6. Jefferson's statue with his words on west interior of the rotunda
Jefferson's statue with his words on north interior of the rotunda image. Click for full size.
By Richard E. Miller, December 16, 2012
7. Jefferson's statue with his words on north interior of the rotunda
Jefferson's statue with his words on south interior of the rotunda image. Click for full size.
By Richard E. Miller, December 16, 2012
8. Jefferson's statue with his words on south interior of the rotunda
The Tidal Basin viewed from the steps of the Thomas Jefferson Memorial image. Click for full size.
By Richard E. Miller, November 14, 2011
9. The Tidal Basin viewed from the steps of the Thomas Jefferson Memorial
with the Washington Monument in the background on the National Mall.
<i>Rudulph Evans's statue of Thomas Jefferson...</i> image. Click for full size.
By Carol Highsmith, circa 1990
10. Rudulph Evans's statue of Thomas Jefferson...
This image is from the Carol M. Highsmith Archive, courtesy of the Library of Congress, Prints and Photographs Division.
Thomas Jefferson image. Click for full size.
By Allen C. Browne, February 16, 2015
11. Thomas Jefferson
This portrait of Thomas Jefferson by Gilbert Stuart hangs in the National Portrait Gallery in Washington, DC.

“Thomas Jefferson's tombstone notes, by his own instruction, that he authored the Declaration of Independence, founded the University of Virginia, and was responsible for Virginia's Statute for Religious Freedom. But it fails to mention that this philosopher inventor, and scientist was also president of the United States. This does not mean that his administration lacked significance. During Jefferson's presidency, the nation acquired from France the vast wilderness known as the Louisiana Purchase and successfully stood its ground against extortion attempts from Barbary Coast pirates in the Mediterranean. These early successes, however, paled in comparison to the wrath later heaped on Jefferson in the wake of the economically disastrous trade embargo he imposed in response to British and French interference with U. S. shipping. A beleaguered Jefferson ended his presidency by calling it a best-forgotton ‘splendid misery.’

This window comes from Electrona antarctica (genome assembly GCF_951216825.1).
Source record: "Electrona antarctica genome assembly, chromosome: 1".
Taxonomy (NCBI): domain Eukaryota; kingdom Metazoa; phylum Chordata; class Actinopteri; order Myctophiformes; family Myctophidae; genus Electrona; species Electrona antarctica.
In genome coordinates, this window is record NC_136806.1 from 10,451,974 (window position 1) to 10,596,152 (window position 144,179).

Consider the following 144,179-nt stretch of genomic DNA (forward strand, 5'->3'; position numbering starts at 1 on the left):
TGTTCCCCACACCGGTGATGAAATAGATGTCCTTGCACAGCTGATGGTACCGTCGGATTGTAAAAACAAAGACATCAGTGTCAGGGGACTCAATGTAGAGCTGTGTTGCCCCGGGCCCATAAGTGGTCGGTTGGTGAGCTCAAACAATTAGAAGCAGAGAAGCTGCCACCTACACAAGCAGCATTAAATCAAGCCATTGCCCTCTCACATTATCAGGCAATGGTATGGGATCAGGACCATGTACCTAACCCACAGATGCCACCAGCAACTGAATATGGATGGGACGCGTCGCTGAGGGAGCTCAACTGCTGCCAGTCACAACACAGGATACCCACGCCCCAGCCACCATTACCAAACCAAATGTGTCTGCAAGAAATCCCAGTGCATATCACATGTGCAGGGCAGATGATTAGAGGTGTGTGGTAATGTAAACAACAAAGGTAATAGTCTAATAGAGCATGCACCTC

Gilbert Stuart was not only early America's most admired portraitist but also an eccentric known for procrastinating. After sitting for this portrait in 1805, Jefferson had to wait sixteen years before it was finally delivered. ” — National Portrait Gallery
Aerial view of Jefferson Memorial and Washington Monument, Washington, D.C. image. Click for full size.
By Carol Highsmith, April 30, 2007
12. Aerial view of Jefferson Memorial and Washington Monument, Washington, D.C.
This image is from the Carol M. Highsmith Archive,courtesy of the Library of Congress, Prints and Photographs Division.
 
 
Credits. This page originally submitted on , by Richard E. Miller of Oxon Hill, Maryland. This page has been viewed 481 times since then and 6 times this year. Last updated on , by Richard E. Miller of Oxon Hill, Maryland. Photos:   1, 2, 3, 4. submitted on , by Richard E. Miller of Oxon Hill, Maryland.   5, 6, 7, 8, 9. submitted on , by Richard E. Miller of Oxon Hill, Maryland.   10. submitted on .   11. submitted on , by Allen C. Browne of Silver Spring, Maryland.   12. submitted on . • Bill Pfingsten was the editor who published this page. This page was last revised on September 11, 2016.